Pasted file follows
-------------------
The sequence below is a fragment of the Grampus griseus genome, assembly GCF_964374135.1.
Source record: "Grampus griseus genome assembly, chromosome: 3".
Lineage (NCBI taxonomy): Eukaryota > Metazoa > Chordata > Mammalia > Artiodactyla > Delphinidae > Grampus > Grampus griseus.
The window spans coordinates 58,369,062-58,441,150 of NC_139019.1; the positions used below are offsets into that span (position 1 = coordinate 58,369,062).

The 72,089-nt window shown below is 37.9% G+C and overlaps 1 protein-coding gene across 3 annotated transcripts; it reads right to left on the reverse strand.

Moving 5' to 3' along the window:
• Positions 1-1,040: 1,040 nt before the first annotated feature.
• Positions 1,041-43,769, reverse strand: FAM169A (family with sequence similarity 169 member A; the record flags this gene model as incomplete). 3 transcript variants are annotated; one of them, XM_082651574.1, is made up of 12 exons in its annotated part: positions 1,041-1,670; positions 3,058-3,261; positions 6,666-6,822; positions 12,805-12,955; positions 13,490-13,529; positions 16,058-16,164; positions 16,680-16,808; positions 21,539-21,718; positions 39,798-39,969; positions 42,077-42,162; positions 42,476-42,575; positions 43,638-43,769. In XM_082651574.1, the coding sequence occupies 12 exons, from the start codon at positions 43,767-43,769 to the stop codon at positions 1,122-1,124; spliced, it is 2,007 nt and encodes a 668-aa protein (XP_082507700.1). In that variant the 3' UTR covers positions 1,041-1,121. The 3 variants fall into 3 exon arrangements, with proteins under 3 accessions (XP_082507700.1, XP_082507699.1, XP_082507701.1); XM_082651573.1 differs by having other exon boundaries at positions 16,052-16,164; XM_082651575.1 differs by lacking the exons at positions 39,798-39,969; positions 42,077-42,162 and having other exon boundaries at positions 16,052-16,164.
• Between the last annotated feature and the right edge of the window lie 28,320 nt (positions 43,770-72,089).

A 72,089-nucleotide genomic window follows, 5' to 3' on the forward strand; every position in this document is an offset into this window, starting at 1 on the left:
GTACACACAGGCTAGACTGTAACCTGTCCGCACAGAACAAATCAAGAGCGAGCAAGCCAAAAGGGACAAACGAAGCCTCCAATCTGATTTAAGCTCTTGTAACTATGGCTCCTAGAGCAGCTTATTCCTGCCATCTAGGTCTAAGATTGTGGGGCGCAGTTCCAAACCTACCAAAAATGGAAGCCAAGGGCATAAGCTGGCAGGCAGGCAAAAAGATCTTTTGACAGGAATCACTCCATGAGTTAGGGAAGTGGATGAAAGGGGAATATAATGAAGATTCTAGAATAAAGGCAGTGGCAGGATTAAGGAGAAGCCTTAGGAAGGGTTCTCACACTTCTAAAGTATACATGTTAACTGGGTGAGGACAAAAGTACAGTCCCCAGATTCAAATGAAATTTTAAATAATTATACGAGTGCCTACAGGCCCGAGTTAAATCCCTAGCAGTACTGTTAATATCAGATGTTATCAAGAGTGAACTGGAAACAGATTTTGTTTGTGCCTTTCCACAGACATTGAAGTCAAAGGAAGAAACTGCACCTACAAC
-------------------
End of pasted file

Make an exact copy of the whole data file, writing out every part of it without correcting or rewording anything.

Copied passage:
The sequence below is a fragment of the Grampus griseus genome, assembly GCF_964374135.1.
Source record: "Grampus griseus genome assembly, chromosome: 3".
Lineage (NCBI taxonomy): Eukaryota > Metazoa > Chordata > Mammalia > Artiodactyla > Delphinidae > Grampus > Grampus griseus.
The window spans coordinates 58,369,062-58,441,150 of NC_139019.1; the positions used below are offsets into that span (position 1 = coordinate 58,369,062).

The 72,089-nt window shown below is 37.9% G+C and overlaps 1 protein-coding gene across 3 annotated transcripts; it reads right to left on the reverse strand.

Moving 5' to 3' along the window:
• Positions 1-1,040: 1,040 nt before the first annotated feature.
• Positions 1,041-43,769, reverse strand: FAM169A (family with sequence similarity 169 member A; the record flags this gene model as incomplete). 3 transcript variants are annotated; one of them, XM_082651574.1, is made up of 12 exons in its annotated part: positions 1,041-1,670; positions 3,058-3,261; positions 6,666-6,822; positions 12,805-12,955; positions 13,490-13,529; positions 16,058-16,164; positions 16,680-16,808; positions 21,539-21,718; positions 39,798-39,969; positions 42,077-42,162; positions 42,476-42,575; positions 43,638-43,769. In XM_082651574.1, the coding sequence occupies 12 exons, from the start codon at positions 43,767-43,769 to the stop codon at positions 1,122-1,124; spliced, it is 2,007 nt and encodes a 668-aa protein (XP_082507700.1). In that variant the 3' UTR covers positions 1,041-1,121. The 3 variants fall into 3 exon arrangements, with proteins under 3 accessions (XP_082507700.1, XP_082507699.1, XP_082507701.1); XM_082651573.1 differs by having other exon boundaries at positions 16,052-16,164; XM_082651575.1 differs by lacking the exons at positions 39,798-39,969; positions 42,077-42,162 and having other exon boundaries at positions 16,052-16,164.
• Between the last annotated feature and the right edge of the window lie 28,320 nt (positions 43,770-72,089).

A 72,089-nucleotide genomic window follows, 5' to 3' on the forward strand; every position in this document is an offset into this window, starting at 1 on the left:
GTACACACAGGCTAGACTGTAACCTGTCCGCACAGAACAAATCAAGAGCGAGCAAGCCAAAAGGGACAAACGAAGCCTCCAATCTGATTTAAGCTCTTGTAACTATGGCTCCTAGAGCAGCTTATTCCTGCCATCTAGGTCTAAGATTGTGGGGCGCAGTTCCAAACCTACCAAAAATGGAAGCCAAGGGCATAAGCTGGCAGGCAGGCAAAAAGATCTTTTGACAGGAATCACTCCATGAGTTAGGGAAGTGGATGAAAGGGGAATATAATGAAGATTCTAGAATAAAGGCAGTGGCAGGATTAAGGAGAAGCCTTAGGAAGGGTTCTCACACTTCTAAAGTATACATGTTAACTGGGTGAGGACAAAAGTACAGTCCCCAGATTCAAATGAAATTTTAAATAATTATACGAGTGCCTACAGGCCCGAGTTAAATCCCTAGCAGTACTGTTAATATCAGATGTTATCAAGAGTGAACTGGAAACAGATTTTGTTTGTGCCTTTCCACAGACATTGAAGTCAAAGGAAGAAACTGCACCTACAAC